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Posted at 10:39 AM ET, 11/16/2012

Republicans disagree with Romney's language, not his policies

ABC News has released the full audio of Mitt Romney’s call to donors, where he attributed his loss to President Obama’s willingness to give “gifts” to supporters. As with the 47 percent comments, his remarks sound worse when heard in full context.

“What the president’s campaign did was focus on certain members of his base coalition, give them extraordinary financial gifts from the government, and then work very aggressively to turn them out to vote, and that strategy worked.”

Romney also commented on Latino voters in particular:

"In order to get Hispanic voters, what the president did we would be very reluctant to do, which is one, provide amnesty for those that are here illegally, and number two put in place Obamacare, which basically is ten thousand dollars a family. It’s a proven political strategy, which is give a bunch of money to a group and, guess what, they’ll vote for you.

There are two things worth noting. First, there’s no doubt that Romney is speaking about the nonwhite members of Obama’s coalition — with all the ugliness that entails. But none of this is incongruent with Romney’s campaign for president. Throughout the summer, and well into the fall, Romney argued that Obama was “gutting” welfare reform and “giving out checks” in order to “shore up his base.” Moreover, he repeatedly criticized Obama for giving out “free stuff,” echoing the “makers and takers” rhetoric of the Republican Party writ large.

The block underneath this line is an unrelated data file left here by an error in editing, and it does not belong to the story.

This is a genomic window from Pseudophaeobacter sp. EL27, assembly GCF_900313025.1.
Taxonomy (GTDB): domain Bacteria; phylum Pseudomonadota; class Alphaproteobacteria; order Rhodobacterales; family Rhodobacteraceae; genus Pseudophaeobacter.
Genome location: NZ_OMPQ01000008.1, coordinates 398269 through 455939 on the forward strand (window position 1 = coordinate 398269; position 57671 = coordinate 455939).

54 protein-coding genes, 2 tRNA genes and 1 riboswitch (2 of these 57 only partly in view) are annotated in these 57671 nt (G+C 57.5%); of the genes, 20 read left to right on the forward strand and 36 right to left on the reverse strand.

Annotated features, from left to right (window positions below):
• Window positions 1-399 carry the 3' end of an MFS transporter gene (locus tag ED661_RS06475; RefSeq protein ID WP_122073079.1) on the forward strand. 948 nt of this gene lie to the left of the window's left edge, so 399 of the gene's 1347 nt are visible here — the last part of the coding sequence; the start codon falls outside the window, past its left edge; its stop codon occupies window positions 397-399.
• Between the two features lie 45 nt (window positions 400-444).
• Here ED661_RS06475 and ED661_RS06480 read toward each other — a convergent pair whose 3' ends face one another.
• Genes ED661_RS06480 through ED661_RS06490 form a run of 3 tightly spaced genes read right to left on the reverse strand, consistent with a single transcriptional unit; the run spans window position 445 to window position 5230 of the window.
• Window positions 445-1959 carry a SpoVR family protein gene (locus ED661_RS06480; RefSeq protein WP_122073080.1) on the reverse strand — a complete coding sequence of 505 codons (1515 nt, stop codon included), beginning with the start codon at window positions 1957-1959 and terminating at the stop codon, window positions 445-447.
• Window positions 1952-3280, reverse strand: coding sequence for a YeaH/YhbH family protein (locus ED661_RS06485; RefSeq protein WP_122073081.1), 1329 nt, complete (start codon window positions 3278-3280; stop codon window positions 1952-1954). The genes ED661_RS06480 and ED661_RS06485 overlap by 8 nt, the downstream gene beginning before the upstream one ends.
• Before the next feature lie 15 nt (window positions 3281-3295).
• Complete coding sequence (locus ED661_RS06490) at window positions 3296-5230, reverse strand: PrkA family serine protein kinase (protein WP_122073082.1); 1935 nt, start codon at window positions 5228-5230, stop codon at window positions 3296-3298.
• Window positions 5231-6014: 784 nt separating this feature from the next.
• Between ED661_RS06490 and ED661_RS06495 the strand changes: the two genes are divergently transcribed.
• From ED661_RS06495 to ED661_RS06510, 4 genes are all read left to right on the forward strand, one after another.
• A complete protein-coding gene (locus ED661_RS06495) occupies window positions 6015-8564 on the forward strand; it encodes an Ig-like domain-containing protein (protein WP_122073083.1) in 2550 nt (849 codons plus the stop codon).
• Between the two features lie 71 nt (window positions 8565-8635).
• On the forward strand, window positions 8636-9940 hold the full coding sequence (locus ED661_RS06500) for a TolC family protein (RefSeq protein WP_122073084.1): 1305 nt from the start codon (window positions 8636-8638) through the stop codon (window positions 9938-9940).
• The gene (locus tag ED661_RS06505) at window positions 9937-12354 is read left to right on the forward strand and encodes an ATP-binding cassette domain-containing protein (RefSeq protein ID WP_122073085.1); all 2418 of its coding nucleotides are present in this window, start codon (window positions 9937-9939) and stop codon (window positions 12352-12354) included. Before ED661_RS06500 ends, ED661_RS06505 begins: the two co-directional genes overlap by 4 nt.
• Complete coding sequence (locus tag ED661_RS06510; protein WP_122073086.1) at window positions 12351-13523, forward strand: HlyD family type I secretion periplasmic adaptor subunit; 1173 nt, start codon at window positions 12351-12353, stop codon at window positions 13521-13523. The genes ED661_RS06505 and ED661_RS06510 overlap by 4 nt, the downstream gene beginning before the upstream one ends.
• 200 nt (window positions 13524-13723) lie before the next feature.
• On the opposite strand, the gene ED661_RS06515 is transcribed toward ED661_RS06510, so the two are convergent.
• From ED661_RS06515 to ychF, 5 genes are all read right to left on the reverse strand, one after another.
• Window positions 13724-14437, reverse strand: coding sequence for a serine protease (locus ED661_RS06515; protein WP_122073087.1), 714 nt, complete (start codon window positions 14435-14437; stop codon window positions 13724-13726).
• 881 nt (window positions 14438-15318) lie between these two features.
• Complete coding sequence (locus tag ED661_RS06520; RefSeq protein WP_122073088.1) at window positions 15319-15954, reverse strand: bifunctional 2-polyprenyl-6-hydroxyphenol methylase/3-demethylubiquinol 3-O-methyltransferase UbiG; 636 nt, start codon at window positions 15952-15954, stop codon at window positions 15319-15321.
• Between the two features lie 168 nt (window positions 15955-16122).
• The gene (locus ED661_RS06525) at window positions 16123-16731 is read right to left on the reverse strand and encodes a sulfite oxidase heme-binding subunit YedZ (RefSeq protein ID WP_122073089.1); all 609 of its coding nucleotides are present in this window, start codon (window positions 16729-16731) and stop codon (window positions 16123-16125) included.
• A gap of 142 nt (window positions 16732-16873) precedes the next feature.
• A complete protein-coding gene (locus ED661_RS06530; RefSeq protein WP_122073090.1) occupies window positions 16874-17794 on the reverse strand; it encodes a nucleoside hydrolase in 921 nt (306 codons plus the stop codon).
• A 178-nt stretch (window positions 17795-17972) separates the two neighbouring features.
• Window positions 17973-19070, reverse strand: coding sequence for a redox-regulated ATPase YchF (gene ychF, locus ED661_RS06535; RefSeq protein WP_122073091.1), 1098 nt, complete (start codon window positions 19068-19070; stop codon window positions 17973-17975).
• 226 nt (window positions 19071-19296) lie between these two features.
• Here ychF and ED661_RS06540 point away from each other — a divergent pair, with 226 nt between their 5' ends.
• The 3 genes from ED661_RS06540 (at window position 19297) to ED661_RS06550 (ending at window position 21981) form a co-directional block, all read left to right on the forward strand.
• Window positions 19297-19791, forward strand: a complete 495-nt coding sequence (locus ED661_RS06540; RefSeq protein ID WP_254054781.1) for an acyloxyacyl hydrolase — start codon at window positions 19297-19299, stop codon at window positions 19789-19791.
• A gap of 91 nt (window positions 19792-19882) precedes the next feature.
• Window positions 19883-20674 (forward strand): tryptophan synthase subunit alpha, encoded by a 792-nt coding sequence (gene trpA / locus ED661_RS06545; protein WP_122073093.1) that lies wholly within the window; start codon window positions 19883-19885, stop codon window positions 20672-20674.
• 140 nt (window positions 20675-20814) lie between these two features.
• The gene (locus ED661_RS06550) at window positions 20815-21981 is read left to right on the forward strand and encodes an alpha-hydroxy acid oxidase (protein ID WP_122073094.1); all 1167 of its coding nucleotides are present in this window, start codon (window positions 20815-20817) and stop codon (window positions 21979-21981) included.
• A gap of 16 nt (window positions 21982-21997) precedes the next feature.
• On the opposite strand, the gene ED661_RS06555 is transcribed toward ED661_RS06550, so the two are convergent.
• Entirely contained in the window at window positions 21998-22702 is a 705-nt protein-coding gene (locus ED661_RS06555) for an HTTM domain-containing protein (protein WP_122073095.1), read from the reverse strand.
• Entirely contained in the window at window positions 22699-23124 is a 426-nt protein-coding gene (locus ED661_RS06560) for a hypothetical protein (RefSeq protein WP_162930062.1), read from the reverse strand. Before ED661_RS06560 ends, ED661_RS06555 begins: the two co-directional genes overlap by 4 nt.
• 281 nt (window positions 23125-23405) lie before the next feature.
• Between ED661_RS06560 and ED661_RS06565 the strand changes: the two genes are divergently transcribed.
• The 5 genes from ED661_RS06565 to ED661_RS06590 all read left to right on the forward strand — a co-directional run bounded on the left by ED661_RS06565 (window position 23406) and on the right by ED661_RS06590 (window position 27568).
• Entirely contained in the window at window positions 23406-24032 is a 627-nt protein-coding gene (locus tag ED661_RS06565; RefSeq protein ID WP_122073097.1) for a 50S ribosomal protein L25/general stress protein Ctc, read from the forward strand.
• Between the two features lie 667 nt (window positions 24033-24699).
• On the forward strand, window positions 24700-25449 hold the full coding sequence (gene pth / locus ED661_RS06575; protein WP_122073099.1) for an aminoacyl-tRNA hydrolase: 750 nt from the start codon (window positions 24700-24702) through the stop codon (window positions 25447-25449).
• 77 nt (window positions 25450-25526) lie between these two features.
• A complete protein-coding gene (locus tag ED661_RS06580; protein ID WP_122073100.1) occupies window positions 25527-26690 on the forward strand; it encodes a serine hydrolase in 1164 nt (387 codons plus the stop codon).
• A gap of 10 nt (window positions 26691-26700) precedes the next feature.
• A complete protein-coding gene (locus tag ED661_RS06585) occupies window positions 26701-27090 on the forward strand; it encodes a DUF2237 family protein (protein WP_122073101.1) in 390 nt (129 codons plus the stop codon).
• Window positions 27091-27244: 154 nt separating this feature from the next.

Indeed, this is why Bobby Jindal’s criticism of Romney rings hollow. For the current GOP, including its governors, Romney’s position — that the government shouldn’t provide access to health care — is completely anodyne. It’s why Jindal and other GOP governors have opted not to create state exchanges for the Affordable Care Act, or agree to the law’s Medicaid expansion.

To wit, this summer, in explaining his decision to reject Medicaid funds, Jindal declared that Republicans need to “repeal Obamacare” so that they can “end this culture of dependence.” If there’s a problem with Romney’s statement, it was the language, not the sentiment. At the moment, there’s little indication that Republicans — especially the ones criticizing Romney — have rethought their commitment to the policies offered in this election, few of which speak to the actual concerns of ordinary Americans.

One last thing: Ignoring, for now, the fact that the Affordable Care Act provides benefits for all Americans — and not just African Americans and Latinos — there’s something odd about this line of criticism. Voters elect and support politicians to do things for them. There’s nothing illegitimate about the fact that Obama won by providing tangible benefits to people who needed them. And in fact, if elected president, this was Romney’s plan as well — large tax cuts for the wealthiest Americans, who don’t need them but would like them all the same. That Romney doesn’t see those measures as “gifts” is a sign of how blinded he is by his class.

Jamelle Bouie is a staff writer at The American Prospect, where he writes a blog.

Read more from The Washington Post:

Eugene Robinson: Dear Republicans — start listening

E.J. Dionne: The post-election reckoning

Dana Milbank: Let those poor red states secede

Michael Gerson: Republicans’ tiny tent

 

By  |  10:39 AM ET, 11/16/2012

 
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